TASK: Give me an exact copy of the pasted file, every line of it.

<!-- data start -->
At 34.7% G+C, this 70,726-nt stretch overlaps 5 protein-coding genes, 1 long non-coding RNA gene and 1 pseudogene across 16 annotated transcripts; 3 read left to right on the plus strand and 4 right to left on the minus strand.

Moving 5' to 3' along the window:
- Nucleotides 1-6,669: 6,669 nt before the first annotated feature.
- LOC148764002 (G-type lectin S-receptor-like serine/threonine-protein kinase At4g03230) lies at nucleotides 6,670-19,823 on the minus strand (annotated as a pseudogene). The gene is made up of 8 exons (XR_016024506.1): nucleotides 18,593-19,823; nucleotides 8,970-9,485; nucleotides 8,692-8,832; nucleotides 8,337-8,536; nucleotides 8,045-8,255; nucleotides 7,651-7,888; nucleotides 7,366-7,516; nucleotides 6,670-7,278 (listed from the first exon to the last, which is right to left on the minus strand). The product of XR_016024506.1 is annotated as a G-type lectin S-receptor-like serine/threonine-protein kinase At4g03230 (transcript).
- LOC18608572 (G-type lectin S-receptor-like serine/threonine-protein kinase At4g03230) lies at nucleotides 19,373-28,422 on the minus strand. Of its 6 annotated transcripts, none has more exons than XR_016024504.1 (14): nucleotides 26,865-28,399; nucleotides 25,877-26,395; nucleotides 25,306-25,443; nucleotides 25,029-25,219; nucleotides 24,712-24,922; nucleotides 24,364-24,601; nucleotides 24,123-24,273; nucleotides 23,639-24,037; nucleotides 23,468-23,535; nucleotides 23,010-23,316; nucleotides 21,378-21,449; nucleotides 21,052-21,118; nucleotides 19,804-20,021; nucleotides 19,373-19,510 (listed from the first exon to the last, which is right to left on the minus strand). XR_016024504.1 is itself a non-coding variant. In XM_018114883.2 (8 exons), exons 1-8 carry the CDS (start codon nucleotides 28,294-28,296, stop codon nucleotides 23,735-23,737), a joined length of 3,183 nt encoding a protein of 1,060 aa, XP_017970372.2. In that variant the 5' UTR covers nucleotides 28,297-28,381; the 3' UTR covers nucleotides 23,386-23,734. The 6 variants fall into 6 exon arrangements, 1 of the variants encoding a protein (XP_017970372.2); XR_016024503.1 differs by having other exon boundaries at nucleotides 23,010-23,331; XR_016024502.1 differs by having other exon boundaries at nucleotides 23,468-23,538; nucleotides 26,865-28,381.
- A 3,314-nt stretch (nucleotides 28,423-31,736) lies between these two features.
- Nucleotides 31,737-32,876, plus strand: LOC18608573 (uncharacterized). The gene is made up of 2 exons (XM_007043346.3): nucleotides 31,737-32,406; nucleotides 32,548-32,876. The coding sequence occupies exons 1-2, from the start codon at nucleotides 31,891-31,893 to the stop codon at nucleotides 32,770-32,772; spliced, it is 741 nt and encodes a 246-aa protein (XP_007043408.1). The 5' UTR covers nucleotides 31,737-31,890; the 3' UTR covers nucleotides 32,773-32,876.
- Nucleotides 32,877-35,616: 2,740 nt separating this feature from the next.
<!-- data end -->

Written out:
At 34.7% G+C, this 70,726-nt stretch overlaps 5 protein-coding genes, 1 long non-coding RNA gene and 1 pseudogene across 16 annotated transcripts; 3 read left to right on the plus strand and 4 right to left on the minus strand.

Moving 5' to 3' along the window:
- Nucleotides 1-6,669: 6,669 nt before the first annotated feature.
- LOC148764002 (G-type lectin S-receptor-like serine/threonine-protein kinase At4g03230) lies at nucleotides 6,670-19,823 on the minus strand (annotated as a pseudogene). The gene is made up of 8 exons (XR_016024506.1): nucleotides 18,593-19,823; nucleotides 8,970-9,485; nucleotides 8,692-8,832; nucleotides 8,337-8,536; nucleotides 8,045-8,255; nucleotides 7,651-7,888; nucleotides 7,366-7,516; nucleotides 6,670-7,278 (listed from the first exon to the last, which is right to left on the minus strand). The product of XR_016024506.1 is annotated as a G-type lectin S-receptor-like serine/threonine-protein kinase At4g03230 (transcript).
- LOC18608572 (G-type lectin S-receptor-like serine/threonine-protein kinase At4g03230) lies at nucleotides 19,373-28,422 on the minus strand. Of its 6 annotated transcripts, none has more exons than XR_016024504.1 (14): nucleotides 26,865-28,399; nucleotides 25,877-26,395; nucleotides 25,306-25,443; nucleotides 25,029-25,219; nucleotides 24,712-24,922; nucleotides 24,364-24,601; nucleotides 24,123-24,273; nucleotides 23,639-24,037; nucleotides 23,468-23,535; nucleotides 23,010-23,316; nucleotides 21,378-21,449; nucleotides 21,052-21,118; nucleotides 19,804-20,021; nucleotides 19,373-19,510 (listed from the first exon to the last, which is right to left on the minus strand). XR_016024504.1 is itself a non-coding variant. In XM_018114883.2 (8 exons), exons 1-8 carry the CDS (start codon nucleotides 28,294-28,296, stop codon nucleotides 23,735-23,737), a joined length of 3,183 nt encoding a protein of 1,060 aa, XP_017970372.2. In that variant the 5' UTR covers nucleotides 28,297-28,381; the 3' UTR covers nucleotides 23,386-23,734. The 6 variants fall into 6 exon arrangements, 1 of the variants encoding a protein (XP_017970372.2); XR_016024503.1 differs by having other exon boundaries at nucleotides 23,010-23,331; XR_016024502.1 differs by having other exon boundaries at nucleotides 23,468-23,538; nucleotides 26,865-28,381.
- A 3,314-nt stretch (nucleotides 28,423-31,736) lies between these two features.
- Nucleotides 31,737-32,876, plus strand: LOC18608573 (uncharacterized). The gene is made up of 2 exons (XM_007043346.3): nucleotides 31,737-32,406; nucleotides 32,548-32,876. The coding sequence occupies exons 1-2, from the start codon at nucleotides 31,891-31,893 to the stop codon at nucleotides 32,770-32,772; spliced, it is 741 nt and encodes a 246-aa protein (XP_007043408.1). The 5' UTR covers nucleotides 31,737-31,890; the 3' UTR covers nucleotides 32,773-32,876.
- Nucleotides 32,877-35,616: 2,740 nt separating this feature from the next.